Watterson Construction: maintaining quality relationships.
Many Alaska companies see the wisdom in local hire, and Watterson is no different. Not only does the company focus on hiring Alaskans to do work in Alaska, but it makes an effort to employ people from the region in which the work will be performed. "We've had a job up at Fort Greely for a little over a year now," Watterson says. "We hired about twelve or thirteen people from the Delta area, good quality people. That community has its own culture, and [our employees] that live there love it. Most of the people who go there from somewhere else don't like it at all," he laughs. "But [local hire] is good for us, and it's good for the community."
As another example, a superintendent and foremen were sent to work on a project in Seward; the remainder of the employees needed for the project were hired out of Seward. One hire stood out: "He's really good; we knew right away," Watterson says. At the initiation of the second part of the project, this employee was promoted to superintendent. Watterson says that employees hired in this fashion can have opportunities to move to other sites, if there's work available and they are interested.
Watterson also hires locally for their staff positions in their Anchorage headquarters. "Fortunately we have low turnover," Watterson says, but it's inevitable to need some new employees over the years. Watterson's brother Jim is on the advisory board for the Construction Management program at the University of Alaska Anchorage, and so far Watterson has hired five employees from that program, and three employees have come from the University of Alaska Fairbanks campus, one of which is Watterson himself.
"We had one gal stop in cold and I interviewed her and twenty minutes later I said: I think we better talk to her a little longer. And so we hired her," he says. Just recently, one of their employees, one of Watterson's site safety personnel, is taking an extended leave for health reasons. To find someone to fill in for him, the company "started calling around and leaving messages and found a former employee that had worked with us until about a year ago, and she said yes, she wants to come back," Watterson says. "I called the current employee to make sure he knew he wasn't going to get laid off, that he would be able to work when he can."
That kind of communication, Watterson says, is one of the important ways that the company maintains quality relationships between all of its employees. The most important thing, he says with a smile, is to have fun. But other things are important: "I always say that everybody needs to work on their vocabulary: they need to learn to say 'we' and 'our' and 'us,' because T don't get the job done," Watterson says. He says he also makes a point of giving employees appropriate credit tor their good work. All of Watterson's 119 employees are now Alaskans, with the company's last out-of-state employee recently selling his shares.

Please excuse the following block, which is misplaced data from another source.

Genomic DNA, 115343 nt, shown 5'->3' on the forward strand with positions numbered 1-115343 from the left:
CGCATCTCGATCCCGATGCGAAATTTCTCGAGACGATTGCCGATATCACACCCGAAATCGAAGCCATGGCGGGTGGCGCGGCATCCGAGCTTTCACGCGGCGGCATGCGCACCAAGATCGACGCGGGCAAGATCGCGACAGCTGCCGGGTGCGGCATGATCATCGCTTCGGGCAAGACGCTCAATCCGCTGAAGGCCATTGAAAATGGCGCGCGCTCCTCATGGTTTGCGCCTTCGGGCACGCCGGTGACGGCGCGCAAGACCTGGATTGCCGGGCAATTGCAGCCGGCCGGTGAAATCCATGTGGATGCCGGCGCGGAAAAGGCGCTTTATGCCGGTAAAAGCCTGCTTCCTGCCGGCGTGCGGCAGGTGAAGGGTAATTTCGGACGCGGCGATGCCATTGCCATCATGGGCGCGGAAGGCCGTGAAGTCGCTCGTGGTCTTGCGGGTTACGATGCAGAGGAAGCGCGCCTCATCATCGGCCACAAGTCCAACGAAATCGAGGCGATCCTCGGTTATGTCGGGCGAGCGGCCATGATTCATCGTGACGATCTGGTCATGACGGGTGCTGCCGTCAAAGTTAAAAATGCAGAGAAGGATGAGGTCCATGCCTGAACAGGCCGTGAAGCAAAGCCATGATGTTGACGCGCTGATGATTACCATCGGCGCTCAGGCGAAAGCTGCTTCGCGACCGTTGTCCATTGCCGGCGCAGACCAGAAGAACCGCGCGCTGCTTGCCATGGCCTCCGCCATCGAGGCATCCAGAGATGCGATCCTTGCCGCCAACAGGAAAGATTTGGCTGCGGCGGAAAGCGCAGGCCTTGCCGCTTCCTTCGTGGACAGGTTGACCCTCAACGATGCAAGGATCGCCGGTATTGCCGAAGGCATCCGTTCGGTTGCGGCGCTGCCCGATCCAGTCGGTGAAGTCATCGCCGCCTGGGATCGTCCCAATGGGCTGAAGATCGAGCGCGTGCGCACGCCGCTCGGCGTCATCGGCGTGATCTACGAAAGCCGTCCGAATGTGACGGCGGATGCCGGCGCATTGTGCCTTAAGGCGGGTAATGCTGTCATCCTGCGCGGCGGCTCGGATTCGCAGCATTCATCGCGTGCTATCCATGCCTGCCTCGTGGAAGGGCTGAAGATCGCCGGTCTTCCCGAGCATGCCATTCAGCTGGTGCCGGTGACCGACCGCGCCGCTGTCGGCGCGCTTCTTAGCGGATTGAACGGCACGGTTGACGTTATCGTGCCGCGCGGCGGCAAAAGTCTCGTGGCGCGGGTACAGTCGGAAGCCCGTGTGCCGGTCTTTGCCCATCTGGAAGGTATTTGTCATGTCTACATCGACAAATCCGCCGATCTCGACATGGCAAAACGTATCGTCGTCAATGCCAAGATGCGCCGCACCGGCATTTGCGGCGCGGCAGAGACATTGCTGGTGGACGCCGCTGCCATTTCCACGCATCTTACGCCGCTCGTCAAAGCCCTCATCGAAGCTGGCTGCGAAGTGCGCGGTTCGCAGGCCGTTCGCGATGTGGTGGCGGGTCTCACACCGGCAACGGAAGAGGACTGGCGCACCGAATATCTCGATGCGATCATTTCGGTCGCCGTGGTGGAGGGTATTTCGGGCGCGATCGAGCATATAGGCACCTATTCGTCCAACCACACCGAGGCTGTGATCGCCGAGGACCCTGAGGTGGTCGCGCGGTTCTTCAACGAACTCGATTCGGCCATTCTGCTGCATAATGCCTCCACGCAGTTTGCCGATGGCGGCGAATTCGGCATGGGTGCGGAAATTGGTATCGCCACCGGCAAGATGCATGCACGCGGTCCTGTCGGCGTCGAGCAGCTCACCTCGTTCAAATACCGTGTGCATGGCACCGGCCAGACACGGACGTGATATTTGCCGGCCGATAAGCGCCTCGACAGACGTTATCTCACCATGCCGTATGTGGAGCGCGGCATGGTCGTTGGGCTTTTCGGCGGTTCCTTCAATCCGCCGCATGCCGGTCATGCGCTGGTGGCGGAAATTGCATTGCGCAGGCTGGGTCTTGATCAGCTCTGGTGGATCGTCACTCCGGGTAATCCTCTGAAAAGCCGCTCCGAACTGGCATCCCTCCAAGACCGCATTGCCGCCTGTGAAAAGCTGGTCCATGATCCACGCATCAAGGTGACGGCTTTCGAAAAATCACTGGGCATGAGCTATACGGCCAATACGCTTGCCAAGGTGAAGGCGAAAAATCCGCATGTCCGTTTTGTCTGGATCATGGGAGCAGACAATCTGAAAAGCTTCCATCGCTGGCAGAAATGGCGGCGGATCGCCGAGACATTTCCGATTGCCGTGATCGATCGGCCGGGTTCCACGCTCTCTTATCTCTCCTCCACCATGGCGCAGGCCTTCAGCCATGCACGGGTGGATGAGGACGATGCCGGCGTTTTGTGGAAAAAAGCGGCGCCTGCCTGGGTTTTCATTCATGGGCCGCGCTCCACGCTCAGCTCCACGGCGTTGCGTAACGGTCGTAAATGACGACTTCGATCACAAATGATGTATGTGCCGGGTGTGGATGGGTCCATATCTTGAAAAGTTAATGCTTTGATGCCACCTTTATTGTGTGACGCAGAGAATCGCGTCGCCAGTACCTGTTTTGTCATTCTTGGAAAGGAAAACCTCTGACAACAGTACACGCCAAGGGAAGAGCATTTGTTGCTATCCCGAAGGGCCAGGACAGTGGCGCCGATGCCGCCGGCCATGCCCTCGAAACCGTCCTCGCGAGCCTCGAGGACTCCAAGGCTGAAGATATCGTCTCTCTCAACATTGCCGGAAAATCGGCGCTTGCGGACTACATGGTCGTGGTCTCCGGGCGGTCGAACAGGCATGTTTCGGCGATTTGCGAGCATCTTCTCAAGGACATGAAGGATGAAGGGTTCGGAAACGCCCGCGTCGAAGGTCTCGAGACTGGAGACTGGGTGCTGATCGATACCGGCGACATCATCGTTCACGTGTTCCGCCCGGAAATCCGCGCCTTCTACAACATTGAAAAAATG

Watterson does construction in various areas of the state, though not on the North Slope. The company does have an office in North Pole, staffed by four employees, including one shareholder. "He went up there in 1989 for one job," Watterson laughs. "And now he's been there for a long time. We just keep getting more work."
This may be due in part to Watterson's commitment to provide quality on every job for every client. "We like to think that at the end of the job the client thinks they got their money's worth," Watterson says.
Their key considerations are quality and safety. Watterson Construction hasn't had a lost-time accident in nine years, and is the only AK CHASE Gold level participant. (The CHASE program is a partnership between Alaska contractors and Alaska Occupational Safety and Health to reduce construction injuries, illnesses, and fatalities in Alaska.) "We want our clients to know they're going to get a top quality job and nobody gets hurt," Watterson says.
Watterson says 2015 was a record year for the company, but he says in 2016 Watterson may not reach $100 million in work, which has been their approximate revenue for several years. The many projects that Watterson took on are being finished, and nothing new is currently scheduled to start in the spring.
But the company still has ongoing projects. "The one we're doing at Fort Greely is one-of-a-kind," Watterson says. The company is constructing a mechanical and electrical building for the missile field there. "It's got concrete walls twenty-six inches thick; the floors are three feet thick; and the concrete roof is eighteen inches thick."
He says the building needs to be built to withstand the possibility of a missile accidentally exploding, a mishap that actually occurred at the Kodiak Launch Complex in 2014. "The missiles don't have any warheads in them, they're contact missiles," Watterson explains. "What blows up is the propellant."
In addition to the building itself, other modification are necessary for the field to function properly and safely. For example, all of the manholes are fitted with lids that are designed to not come off because of the vacuum created if a missile explodes. Most of the 10,000-square-foot building has steel shielding to protect the controls from radiation.
While this project is particularly interesting, no matter what the project is, Watterson, and his employees, are passionate about the work that Watterson Construction does: "I wouldn't do anything else," Watterson says. "We have a lot of people that think that way."
Tasha Anderson is an Associate Editor at Alaska Business Monthly.
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|Title Annotation:||2016 CORPORATE 100: COMPANY PROFILE|
|Comment:||Watterson Construction: maintaining quality relationships.(2016 CORPORATE 100: COMPANY PROFILE)|
|Publication:||Alaska Business Monthly|
|Article Type:||Company overview|
|Date:||Apr 1, 2016|
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